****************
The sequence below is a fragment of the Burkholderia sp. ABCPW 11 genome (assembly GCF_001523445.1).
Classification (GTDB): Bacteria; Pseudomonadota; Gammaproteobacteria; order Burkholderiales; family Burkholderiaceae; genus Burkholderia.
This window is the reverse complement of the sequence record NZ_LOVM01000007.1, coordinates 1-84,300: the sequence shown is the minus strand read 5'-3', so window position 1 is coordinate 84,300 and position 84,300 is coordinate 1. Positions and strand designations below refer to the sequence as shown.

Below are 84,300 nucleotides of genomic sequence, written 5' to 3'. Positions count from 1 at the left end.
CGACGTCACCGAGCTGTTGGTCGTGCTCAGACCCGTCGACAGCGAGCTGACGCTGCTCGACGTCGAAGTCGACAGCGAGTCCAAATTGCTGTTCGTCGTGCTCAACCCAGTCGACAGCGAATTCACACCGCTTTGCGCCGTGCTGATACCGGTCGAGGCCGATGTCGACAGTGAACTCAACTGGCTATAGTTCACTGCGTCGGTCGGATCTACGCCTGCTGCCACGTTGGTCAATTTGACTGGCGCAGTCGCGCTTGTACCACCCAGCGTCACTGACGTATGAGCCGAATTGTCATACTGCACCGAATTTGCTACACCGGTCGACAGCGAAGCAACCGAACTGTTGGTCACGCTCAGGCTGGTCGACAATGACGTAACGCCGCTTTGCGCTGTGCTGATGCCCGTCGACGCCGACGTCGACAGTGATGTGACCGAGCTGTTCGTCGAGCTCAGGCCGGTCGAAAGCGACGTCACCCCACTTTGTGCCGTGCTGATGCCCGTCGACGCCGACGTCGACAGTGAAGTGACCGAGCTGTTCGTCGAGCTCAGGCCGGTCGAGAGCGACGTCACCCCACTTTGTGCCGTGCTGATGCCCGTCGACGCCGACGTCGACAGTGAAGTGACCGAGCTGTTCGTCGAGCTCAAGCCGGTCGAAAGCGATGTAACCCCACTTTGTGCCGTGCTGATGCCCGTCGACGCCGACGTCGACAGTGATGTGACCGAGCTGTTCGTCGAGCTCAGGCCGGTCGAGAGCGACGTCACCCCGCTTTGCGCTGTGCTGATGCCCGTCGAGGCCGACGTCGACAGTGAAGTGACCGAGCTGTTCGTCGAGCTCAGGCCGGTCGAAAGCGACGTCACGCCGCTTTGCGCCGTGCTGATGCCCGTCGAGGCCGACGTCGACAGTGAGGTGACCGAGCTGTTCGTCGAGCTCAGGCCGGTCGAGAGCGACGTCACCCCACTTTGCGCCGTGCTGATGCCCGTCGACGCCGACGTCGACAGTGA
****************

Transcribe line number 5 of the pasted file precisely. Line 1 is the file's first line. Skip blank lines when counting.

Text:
CGACGTCACCGAGCTGTTGGTCGTGCTCAGACCCGTCGACAGCGAGCTGACGCTGCTCGACGTCGAAGTCGACAGCGAGTCCAAATTGCTGTTCGTCGTGCTCAACCCAGTCGACAGCGAATTCACACCGCTTTGCGCCGTGCTGATACCGGTCGAGGCCGATGTCGACAGTGAACTCAACTGGCTATAGTTCACTGCGTCGGTCGGATCTACGCCTGCTGCCACGTTGGTCAATTTGACTGGCGCAGTCGCGCTTGTACCACCCAGCGTCACTGACGTATGAGCCGAATTGTCATACTGCACCGAATTTGCTACACCGGTCGACAGCGAAGCAACCGAACTGTTGGTCACGCTCAGGCTGGTCGACAATGACGTAACGCCGCTTTGCGCTGTGCTGATGCCCGTCGACGCCGACGTCGACAGTGATGTGACCGAGCTGTTCGTCGAGCTCAGGCCGGTCGAAAGCGACGTCACCCCACTTTGTGCCGTGCTGATGCCCGTCGACGCCGACGTCGACAGTGAAGTGACCGAGCTGTTCGTCGAGCTCAGGCCGGTCGAGAGCGACGTCACCCCACTTTGTGCCGTGCTGATGCCCGTCGACGCCGACGTCGACAGTGAAGTGACCGAGCTGTTCGTCGAGCTCAAGCCGGTCGAAAGCGATGTAACCCCACTTTGTGCCGTGCTGATGCCCGTCGACGCCGACGTCGACAGTGATGTGACCGAGCTGTTCGTCGAGCTCAGGCCGGTCGAGAGCGACGTCACCCCGCTTTGCGCTGTGCTGATGCCCGTCGAGGCCGACGTCGACAGTGAAGTGACCGAGCTGTTCGTCGAGCTCAGGCCGGTCGAAAGCGACGTCACGCCGCTTTGCGCCGTGCTGATGCCCGTCGAGGCCGACGTCGACAGTGAGGTGACCGAGCTGTTCGTCGAGCTCAGGCCGGTCGAGAGCGACGTCACCCCACTTTGCGCCGTGCTGATGCCCGTCGACGCCGACGTCGACAGTGA